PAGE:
Journey of Truth
The prophet Jeremiah brings a harsh message of admonition from God to the Jewish people. “What wrong did your forefathers find in Me that they distanced themselves from Me and went after futility and became futile? And they did not say: Where is the Lord, who brings us out of the land of Egypt, who leads us through the wilderness, through a land of desert and pit, through a land of drought and the shadow of death, in a land through which no man passed and where no person had ever settled?” (Jeremiah 2:5,6).
God reminds Israel of their journey through the desert. How He took them through a land which cannot support life while supplying their every need. Israel should have looked back at those times and learned the lessons of that journey.
Rabbi Mendel Hirsch points out that God is speaking of this trek through the wilderness in the present tense, as if it is taking place here and now. It does not say; “who led us”, but instead it says; “who leads us.” This teaches us that the journey through the desert gave us a true picture of life that cuts through all of the illusions. Our journey through the desert was a true illustration of the journey life.
When we find ourselves in a civilized place, a place that has all the resources and provisions of life, we feel secure. We look at our sources of water, our food supply, the security that is provided by the police force and the absence of wild animals and we breathe easy. When we pray to God we are not desperate, we feel pretty safe and sound. We may perhaps ask God that things shouldn’t go wrong or there may be a particular trouble that we focus on in our prayers. But we feel secure with our general situation.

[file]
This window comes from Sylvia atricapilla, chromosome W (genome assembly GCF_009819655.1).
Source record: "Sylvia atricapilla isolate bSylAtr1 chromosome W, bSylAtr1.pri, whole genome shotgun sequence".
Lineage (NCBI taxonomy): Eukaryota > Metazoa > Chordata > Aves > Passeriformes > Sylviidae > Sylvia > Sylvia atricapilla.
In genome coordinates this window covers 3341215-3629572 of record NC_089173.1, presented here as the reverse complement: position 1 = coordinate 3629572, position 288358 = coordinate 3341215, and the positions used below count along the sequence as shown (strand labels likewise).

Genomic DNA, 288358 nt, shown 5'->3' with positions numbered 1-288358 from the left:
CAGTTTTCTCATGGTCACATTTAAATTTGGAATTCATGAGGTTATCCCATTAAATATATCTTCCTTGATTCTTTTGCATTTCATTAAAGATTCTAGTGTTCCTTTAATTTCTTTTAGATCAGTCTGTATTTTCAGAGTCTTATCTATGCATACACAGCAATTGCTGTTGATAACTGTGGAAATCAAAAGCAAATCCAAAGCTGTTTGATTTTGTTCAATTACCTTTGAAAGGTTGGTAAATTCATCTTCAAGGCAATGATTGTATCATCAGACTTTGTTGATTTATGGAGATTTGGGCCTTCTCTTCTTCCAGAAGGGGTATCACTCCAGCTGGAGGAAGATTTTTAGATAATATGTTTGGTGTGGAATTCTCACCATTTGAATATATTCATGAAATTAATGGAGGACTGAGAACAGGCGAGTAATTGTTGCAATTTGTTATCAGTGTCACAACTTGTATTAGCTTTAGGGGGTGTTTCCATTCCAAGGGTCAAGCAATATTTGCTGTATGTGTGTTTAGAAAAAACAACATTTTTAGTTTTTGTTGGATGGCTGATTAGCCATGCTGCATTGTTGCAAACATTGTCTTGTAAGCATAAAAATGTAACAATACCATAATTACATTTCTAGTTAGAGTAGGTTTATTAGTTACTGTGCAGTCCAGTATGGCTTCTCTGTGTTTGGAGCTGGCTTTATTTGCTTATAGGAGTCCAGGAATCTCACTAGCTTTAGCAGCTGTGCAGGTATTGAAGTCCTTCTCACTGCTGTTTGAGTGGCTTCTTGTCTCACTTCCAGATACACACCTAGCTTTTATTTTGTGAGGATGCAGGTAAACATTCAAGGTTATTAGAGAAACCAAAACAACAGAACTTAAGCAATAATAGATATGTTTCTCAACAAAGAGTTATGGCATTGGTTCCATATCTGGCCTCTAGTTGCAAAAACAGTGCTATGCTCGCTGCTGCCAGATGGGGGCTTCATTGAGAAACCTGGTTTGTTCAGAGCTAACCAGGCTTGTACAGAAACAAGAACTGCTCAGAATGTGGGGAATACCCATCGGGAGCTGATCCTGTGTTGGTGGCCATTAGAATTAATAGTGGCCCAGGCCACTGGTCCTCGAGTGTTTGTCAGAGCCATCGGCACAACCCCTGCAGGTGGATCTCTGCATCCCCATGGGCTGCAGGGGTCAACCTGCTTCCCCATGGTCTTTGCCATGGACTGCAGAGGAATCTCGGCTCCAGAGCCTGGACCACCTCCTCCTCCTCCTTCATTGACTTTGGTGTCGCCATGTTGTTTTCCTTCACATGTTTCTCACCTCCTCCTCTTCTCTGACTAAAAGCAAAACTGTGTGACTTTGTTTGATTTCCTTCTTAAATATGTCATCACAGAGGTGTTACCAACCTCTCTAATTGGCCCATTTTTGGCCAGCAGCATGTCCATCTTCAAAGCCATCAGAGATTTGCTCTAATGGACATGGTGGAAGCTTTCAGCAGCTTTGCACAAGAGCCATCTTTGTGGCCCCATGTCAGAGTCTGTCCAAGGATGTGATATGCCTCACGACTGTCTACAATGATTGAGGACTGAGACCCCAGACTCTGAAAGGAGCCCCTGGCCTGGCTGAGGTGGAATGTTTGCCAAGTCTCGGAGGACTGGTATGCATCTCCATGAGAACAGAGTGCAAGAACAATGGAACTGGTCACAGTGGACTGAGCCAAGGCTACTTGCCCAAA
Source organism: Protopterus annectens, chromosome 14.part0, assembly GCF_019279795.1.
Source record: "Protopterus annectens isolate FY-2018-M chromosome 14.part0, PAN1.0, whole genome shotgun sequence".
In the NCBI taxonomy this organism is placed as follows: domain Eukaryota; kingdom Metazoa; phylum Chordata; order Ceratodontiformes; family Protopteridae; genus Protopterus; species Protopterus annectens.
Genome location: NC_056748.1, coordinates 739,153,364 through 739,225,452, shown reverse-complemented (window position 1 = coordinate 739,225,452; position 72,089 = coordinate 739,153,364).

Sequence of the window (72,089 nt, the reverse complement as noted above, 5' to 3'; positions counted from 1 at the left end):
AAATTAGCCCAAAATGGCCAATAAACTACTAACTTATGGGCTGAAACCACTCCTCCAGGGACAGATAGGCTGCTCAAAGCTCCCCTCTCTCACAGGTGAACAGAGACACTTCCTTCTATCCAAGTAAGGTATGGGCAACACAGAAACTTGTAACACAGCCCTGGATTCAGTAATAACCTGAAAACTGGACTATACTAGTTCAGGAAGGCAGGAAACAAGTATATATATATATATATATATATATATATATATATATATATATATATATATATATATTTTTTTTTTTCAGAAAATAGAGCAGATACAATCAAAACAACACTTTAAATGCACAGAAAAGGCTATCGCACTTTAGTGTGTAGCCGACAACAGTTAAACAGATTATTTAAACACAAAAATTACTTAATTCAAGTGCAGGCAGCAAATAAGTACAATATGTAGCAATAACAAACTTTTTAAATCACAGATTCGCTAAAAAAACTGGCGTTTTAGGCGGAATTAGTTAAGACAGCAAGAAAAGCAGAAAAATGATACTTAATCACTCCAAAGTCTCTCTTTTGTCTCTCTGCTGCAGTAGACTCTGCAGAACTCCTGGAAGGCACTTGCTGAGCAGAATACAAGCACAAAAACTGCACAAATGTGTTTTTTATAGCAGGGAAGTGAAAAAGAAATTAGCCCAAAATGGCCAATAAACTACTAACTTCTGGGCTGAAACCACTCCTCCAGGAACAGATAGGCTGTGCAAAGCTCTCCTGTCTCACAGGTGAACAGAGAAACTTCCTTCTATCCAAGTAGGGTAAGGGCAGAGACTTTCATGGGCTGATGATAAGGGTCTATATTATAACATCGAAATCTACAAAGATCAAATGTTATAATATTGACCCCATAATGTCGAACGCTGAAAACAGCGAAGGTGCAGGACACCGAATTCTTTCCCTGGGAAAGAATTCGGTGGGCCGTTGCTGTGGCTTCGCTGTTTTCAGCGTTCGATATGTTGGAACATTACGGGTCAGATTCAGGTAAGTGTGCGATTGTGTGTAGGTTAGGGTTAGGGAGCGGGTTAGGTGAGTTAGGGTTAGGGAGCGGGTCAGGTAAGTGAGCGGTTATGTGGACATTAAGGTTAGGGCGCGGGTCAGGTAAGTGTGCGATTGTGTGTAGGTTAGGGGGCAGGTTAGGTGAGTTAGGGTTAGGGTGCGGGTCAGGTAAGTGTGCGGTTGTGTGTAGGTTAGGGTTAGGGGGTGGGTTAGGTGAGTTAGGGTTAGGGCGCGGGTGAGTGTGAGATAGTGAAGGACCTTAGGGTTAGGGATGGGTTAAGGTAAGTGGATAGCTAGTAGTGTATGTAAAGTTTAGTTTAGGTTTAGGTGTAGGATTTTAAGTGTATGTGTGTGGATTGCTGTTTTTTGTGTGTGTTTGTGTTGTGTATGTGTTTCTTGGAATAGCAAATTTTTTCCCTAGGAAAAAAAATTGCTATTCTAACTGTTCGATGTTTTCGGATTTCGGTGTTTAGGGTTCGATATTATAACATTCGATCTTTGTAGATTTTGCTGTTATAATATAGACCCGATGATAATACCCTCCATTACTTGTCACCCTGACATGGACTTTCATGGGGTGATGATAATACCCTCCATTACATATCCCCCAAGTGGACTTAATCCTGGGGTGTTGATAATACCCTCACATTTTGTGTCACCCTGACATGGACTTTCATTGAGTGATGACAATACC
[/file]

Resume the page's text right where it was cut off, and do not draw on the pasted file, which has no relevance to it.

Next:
But this is all an illusion. There is nothing that we “have.” Everything is a constant gift from God and nothing “belongs to us.” Our water, our food supply, the civilization around us, the range of weather that sustains life, the light with which we see and the air we breathe are all here only because God decided that He wants to give them to us here and now.
The journey through the desert taught us how we are completely dependent upon God for every component of life. And when we realize how God is holding our hand every step of the way there is no way that we can rebel against Him. When we realize how He is sustaining us we also come to recognize that when He prohibits us from doing something, He is not withholding anything from us. That which is prohibited is not part of that flow of blessing through which He gives us existence. When God commands us to do something He is not demanding that we give Him something that does not already belong to Him. All the energy and effort that we will pour in to fulfilling His command belongs to Him and to Him alone. His commandments guide us on the path of life.
If we learn the lesson of the desert we will understand why King David constantly refers to himself as poor and impoverished (Psalms 40:18; 70:6; 86:1; 109:22). David realized that success in life is not amassing wealth and power. But rather, true success, is being able to see through all the illusions. Success in life means recognizing our complete and total dependence upon God and enjoying His constant embrace.
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Yisroel C. Blumenthal